Many factors affect boiler efficiency including combustion and boiler load. Boiler efficiency is a bell curve shape with maximum efficiency of 78-81% in the 50-75% load range depending on boiler age, etc. Over 75% for extended periods you are over firing the boiler which throws heat up the stack.

For loads under about 50% a different set of numbers come into play. Since a boiler is a large hunk of metal, radiation losses from the boiler are significant. For boilers radiation is a percentage of the maximum capacity of a boiler and usually about 4%.
For our example, assume you are operating a 25,000 lb/hr boiler at low loads for extended periods of time. For a 25,000 lb/hr boiler, radiation losses would be 4% of 25,000 lb/hr or 1000 lb/hr. The radiation number does not change if the boiler is running. Now the bad math -
At 12,500 lb/hr the radiation is still 1000 lb/hr or 8% radiation loss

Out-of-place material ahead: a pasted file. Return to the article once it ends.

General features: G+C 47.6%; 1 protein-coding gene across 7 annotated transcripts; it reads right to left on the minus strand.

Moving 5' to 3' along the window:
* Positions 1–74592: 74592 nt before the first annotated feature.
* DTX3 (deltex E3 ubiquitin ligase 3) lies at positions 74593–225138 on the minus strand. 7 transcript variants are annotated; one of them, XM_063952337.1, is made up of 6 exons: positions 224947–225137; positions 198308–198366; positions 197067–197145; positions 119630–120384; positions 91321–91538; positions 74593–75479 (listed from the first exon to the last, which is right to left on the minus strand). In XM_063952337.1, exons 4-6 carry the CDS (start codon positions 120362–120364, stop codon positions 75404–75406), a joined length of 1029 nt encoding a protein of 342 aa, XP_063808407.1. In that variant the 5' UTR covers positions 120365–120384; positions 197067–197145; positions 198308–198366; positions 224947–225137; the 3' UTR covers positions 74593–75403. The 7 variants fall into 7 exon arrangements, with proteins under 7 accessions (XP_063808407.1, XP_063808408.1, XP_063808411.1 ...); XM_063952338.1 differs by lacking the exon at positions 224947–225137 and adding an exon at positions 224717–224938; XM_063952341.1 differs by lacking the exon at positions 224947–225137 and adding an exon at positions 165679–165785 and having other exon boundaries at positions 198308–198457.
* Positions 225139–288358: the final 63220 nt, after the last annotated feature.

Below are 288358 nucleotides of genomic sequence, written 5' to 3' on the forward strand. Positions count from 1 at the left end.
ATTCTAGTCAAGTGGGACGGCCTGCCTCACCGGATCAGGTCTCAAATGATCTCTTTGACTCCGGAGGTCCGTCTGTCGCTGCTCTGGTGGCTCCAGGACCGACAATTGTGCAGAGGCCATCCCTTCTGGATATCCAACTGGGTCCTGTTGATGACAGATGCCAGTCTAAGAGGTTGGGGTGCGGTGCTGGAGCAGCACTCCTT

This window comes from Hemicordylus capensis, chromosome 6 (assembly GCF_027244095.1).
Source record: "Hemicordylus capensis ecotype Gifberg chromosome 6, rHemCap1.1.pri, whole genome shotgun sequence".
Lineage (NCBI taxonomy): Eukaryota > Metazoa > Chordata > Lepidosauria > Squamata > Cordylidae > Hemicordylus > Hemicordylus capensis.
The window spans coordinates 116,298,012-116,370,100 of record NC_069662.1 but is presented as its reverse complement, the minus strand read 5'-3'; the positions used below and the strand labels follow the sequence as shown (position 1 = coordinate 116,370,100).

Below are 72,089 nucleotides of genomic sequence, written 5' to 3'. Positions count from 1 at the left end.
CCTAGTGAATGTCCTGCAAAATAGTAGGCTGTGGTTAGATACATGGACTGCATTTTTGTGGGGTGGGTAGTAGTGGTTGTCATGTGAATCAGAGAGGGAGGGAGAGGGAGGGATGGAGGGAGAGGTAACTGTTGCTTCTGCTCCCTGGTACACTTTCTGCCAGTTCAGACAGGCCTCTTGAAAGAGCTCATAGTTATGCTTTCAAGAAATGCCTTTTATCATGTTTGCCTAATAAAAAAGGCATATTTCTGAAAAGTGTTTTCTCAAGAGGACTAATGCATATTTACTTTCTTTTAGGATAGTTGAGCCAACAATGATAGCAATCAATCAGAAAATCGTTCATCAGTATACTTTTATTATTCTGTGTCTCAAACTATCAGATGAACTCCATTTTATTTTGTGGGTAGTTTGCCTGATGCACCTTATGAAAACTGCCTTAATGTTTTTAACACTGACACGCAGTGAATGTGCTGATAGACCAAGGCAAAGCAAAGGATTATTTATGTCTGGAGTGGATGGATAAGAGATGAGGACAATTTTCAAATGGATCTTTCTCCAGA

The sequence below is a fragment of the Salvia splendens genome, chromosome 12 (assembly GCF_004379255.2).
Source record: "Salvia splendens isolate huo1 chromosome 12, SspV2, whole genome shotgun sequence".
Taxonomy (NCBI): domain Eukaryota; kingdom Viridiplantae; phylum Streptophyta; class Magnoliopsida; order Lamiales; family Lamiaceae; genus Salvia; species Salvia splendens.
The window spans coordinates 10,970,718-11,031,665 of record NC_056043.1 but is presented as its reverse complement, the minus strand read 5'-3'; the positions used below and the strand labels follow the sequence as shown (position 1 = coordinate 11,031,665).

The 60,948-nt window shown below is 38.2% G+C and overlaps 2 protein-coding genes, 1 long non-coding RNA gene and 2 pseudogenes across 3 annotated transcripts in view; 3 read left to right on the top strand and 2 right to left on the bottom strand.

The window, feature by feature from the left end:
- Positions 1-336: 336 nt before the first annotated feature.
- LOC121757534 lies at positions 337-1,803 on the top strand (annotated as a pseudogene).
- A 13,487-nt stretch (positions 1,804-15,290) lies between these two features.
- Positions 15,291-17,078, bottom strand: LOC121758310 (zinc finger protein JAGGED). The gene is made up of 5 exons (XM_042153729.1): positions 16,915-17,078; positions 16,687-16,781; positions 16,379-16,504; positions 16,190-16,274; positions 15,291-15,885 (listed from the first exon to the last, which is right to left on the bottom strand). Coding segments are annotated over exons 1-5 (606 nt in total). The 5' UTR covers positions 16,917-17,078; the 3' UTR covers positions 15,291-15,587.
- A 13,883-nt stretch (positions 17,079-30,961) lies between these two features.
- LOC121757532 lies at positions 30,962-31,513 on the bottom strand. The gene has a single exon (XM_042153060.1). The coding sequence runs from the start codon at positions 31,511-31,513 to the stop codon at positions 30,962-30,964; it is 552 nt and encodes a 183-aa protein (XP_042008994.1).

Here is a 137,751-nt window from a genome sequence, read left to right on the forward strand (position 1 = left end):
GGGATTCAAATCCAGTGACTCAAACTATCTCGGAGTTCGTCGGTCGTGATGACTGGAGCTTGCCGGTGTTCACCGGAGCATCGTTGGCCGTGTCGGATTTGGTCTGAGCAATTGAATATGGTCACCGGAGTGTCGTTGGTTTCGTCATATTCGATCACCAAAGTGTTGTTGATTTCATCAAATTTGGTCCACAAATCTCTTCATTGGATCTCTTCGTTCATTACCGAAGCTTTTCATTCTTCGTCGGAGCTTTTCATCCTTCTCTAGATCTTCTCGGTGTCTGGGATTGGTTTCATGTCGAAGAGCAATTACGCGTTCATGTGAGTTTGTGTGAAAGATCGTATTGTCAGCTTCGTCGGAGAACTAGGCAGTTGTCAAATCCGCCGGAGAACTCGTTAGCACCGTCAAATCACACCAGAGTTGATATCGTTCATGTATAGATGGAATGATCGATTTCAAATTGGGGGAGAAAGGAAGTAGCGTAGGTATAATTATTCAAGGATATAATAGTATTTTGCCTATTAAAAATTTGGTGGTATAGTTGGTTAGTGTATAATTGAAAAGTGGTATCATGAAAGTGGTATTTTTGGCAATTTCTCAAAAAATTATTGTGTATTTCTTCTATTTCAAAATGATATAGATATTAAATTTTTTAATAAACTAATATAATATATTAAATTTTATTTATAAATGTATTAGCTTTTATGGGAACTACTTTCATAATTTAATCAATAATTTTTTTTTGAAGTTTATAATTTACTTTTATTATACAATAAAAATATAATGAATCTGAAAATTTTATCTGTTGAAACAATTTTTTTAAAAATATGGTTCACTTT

At 6,250 lb/hr the radiation is still 1000 lb/hr or 16% radiation loss
At 3,000 lb/hr the radiation is still 1000 lb/hr or 33% radiation loss
You can do the math. If the combustion efficiency is 81%, then at 3,000 lb/hr subtract 33% for radiation losses for a total efficiency of 48%! As you lower the load on a boiler, the efficiency drops in a big way because once the boiler is in operation the radiation load does not change. Put another way, the most efficient boiler is a boiler not in operation.
If your load changes as shown in this example, then operating a single large boiler or boilers is costing you big money because of high fuel prices. The solution is to go to smaller multiple boilers with an automatic PLC based control system to turn on or off boilers as required to meet your steam demand. With so many possible variables to consider, the best way to run a fuel savings analysis is to construct an Excel spreadsheet for your specific operation and run the numbers. Different scenario's can be modeled to determine fuel savings. You can expect reductions of 25-50% if the load variations are significant. This kind of savings can pay back new boilers in 6-18 months.
Also in most cases, multiple smaller boilers can be kept under the 10 million BTU limit which avoids any air permits as well as all the issues with record keeping of fuel consumption for your plant.
Interested in having a set of numbers run for your plant? Give a call so we can discuss your current operations.